Somehow my throwing a boomerang across the Rio Grande seemed to be a sign from the aboriginal gods that I had made sufficient psychic atonement. My education could continue. Or as Confucius informs us – when the pupil is ready, the Master will appear.
It was a weekend in Westwood and my significant other wanted to explore an arts and crafts fair. Booths lined both sides of the boulevard. And she had that gleam in her eye. I wanted to head her off at the pass. But we never got past the first booth. It was I who jerked to a halt. Something had snagged my eye. I gaped. “Those can’t be….”
A carved cheetah was suspended in mid bound across one panel of the booth. On the back wall a six foot lionfish glowed in polychrome hues. Mounted in a glass display case a green boa constrictor let its weighty coils droop over a sheathed samurai sword. Each was a work of art. Some, I later discovered, hung in the permanent collection of the Smithsonian. But it wasn’t that which had caused me to brake to a sudden halt. It was the bizarre fact that each piece seemed to consist of interlaced boomerangs – in an overwhelming variety of shapes and sizes.
A young man sat on a stool beside the booth. He eyed my startled expression with amusement. “You seem to recognize a boomerang when you see one.”
“I thought I did,” I said. “Now I’m not so sure.”
Alan, as he introduced himself, told us that his life since the age of 12 had been devoted to the art of boomerang – and in particular to pushing the envelope of design as far as possible. His creations bore as much resemblance to a traditional boomerang as a Lamborghini does to a Model T Ford. Put simply – where conventional boomerangs have designs painted on them, his boomerangs were what they depicted. The very shape of one tri bladed boomerang was itself arched into the death struggle of a bird and a snake. What was more – oh, sign from heaven – it was left handed. Minutes later I was the proud (if significantly poorer) owner of the carved beauty of “African Secretary Bird fighting a Python.”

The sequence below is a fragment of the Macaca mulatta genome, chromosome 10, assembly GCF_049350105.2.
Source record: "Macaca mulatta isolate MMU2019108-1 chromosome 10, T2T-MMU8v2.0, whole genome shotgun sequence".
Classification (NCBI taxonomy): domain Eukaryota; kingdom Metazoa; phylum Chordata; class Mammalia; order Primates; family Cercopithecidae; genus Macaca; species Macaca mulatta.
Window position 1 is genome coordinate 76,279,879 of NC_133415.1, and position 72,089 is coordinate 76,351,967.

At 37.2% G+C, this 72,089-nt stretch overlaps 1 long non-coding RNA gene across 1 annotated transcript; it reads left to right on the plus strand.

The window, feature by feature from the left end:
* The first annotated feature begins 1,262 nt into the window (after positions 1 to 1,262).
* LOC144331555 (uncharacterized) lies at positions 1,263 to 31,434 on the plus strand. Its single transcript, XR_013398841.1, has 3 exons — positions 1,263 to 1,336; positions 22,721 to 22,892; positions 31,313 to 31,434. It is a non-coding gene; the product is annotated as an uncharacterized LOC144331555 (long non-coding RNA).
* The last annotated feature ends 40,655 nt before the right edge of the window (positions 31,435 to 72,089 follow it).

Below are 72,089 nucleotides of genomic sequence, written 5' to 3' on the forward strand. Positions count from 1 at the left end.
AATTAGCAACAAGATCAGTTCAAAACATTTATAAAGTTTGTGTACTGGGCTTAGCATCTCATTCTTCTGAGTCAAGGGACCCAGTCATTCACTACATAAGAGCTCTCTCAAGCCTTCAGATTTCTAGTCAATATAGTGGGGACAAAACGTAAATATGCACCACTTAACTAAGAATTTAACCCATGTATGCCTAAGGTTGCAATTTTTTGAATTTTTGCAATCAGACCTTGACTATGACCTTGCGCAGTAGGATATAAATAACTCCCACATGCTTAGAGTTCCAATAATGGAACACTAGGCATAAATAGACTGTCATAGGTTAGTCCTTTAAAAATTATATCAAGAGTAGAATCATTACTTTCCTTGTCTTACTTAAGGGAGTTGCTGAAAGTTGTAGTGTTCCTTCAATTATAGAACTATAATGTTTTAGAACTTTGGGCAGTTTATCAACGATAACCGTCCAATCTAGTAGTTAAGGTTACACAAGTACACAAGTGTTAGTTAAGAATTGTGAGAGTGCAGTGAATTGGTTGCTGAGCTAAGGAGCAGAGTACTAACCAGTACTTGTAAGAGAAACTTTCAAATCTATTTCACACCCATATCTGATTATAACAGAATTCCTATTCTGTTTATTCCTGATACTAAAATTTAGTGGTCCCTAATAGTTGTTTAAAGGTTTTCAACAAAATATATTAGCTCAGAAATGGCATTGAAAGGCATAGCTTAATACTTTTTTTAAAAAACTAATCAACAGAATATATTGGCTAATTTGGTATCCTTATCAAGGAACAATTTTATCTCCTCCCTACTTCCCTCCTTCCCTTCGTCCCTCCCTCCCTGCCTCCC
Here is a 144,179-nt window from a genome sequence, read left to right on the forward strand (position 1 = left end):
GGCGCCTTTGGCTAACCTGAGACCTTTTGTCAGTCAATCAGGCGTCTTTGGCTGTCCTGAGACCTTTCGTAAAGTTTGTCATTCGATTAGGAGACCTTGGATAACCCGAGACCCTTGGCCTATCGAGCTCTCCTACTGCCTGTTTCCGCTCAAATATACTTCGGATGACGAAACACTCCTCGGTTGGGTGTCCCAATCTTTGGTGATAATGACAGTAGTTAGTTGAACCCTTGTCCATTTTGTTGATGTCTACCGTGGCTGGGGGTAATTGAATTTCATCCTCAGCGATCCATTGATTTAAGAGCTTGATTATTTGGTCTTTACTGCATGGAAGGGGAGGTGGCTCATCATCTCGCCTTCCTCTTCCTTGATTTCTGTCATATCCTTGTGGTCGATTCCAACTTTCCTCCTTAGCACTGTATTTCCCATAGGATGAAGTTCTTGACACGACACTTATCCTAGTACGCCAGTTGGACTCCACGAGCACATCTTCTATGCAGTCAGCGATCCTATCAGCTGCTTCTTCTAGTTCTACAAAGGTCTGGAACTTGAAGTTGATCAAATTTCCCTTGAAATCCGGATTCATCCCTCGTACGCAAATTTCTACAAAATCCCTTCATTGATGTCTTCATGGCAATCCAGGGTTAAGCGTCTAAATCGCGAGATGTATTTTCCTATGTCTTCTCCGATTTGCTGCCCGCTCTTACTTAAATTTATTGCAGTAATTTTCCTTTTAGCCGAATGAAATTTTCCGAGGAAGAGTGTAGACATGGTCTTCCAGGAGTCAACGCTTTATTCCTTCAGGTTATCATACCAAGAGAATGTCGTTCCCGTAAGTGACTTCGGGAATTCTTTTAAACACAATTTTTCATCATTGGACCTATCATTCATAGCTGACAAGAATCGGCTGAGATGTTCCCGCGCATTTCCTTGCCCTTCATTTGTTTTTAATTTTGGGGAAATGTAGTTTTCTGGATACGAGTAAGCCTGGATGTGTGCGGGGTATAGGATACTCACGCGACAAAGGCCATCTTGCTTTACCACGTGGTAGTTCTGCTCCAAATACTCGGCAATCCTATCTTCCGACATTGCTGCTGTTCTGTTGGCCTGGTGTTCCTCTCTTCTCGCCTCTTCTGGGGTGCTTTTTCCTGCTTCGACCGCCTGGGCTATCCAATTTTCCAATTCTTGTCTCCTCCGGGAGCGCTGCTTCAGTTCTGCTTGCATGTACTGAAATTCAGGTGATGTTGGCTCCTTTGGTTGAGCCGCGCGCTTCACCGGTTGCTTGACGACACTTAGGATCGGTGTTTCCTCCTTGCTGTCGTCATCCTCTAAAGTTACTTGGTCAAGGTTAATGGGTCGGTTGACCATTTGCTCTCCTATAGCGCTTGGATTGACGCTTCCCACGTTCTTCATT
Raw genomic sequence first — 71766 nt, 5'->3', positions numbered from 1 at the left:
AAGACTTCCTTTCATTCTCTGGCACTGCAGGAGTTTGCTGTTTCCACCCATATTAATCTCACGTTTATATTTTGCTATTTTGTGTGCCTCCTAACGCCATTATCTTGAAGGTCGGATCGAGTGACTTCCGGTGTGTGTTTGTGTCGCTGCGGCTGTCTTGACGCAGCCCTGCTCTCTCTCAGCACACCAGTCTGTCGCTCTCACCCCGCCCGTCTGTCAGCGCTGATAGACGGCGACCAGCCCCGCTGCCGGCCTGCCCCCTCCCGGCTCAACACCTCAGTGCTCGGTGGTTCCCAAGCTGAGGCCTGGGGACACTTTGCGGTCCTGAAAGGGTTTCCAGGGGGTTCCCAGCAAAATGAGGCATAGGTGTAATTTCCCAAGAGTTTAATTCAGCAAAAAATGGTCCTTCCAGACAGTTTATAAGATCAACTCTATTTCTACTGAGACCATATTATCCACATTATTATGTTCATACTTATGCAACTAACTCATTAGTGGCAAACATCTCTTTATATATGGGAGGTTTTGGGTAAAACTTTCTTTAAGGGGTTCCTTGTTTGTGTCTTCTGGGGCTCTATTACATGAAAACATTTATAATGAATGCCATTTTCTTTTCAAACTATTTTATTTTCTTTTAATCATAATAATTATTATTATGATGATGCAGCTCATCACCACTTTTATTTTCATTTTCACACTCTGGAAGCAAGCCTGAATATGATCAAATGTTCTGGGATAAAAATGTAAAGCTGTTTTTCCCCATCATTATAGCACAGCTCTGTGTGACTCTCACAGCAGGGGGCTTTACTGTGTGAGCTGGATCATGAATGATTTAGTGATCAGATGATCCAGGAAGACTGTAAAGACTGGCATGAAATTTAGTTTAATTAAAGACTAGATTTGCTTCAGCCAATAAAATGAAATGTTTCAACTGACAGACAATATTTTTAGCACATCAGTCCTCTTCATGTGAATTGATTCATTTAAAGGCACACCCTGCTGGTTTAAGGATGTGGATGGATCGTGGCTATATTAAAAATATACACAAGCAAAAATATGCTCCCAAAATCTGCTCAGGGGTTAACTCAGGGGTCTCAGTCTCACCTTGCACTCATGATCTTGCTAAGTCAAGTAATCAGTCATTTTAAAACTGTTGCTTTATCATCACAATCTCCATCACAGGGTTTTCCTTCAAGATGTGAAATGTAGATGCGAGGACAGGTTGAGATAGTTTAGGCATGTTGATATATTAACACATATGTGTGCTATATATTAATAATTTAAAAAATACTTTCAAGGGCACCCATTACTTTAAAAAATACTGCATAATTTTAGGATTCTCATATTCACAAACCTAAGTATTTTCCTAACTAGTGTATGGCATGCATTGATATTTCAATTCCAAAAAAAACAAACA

I couldn’t wait to get to the neighbourhoood park the next morning. But when I got there, I was seized with doubts. Had I just bought myself an expensive wall ornament? The first throw – and all doubts were answered. Whatever boomerangs I had thrown in my past life, they were not in the same league as this little darling. The flight of it. It darted overhead, skimmed back, made a tight spiral, hovered, side slipped and slammed on the brakes right in front of me. It reared, fluttered and settled right back on my palm. There was real witchcrafte here. I was dazzled.
The following week I drove an hour north of Los Angeles to Alan’s house hidden away on a suburban street of a small farming town. I found him in his garage, a workshop open to the street and a steady passing stream of awed kids. Design sheets of fantastical shapes were pinned everywhere. Boomerangs in various stages of being carved or painted lay on racks of drying trays that slid out of specially designed cabinets. Rows of picture books on birds and other wildlife lined the shelves in witness to his scrupulous research.
I learned a few other facts about him that afternoon. He had defeated world champions in both design and performance categories a few years before. But he had retired from competition. He was on a different track. If you saw the movie BAGDAD CAFE, the man who throws the boomerangs around the water tower, that’s Alan.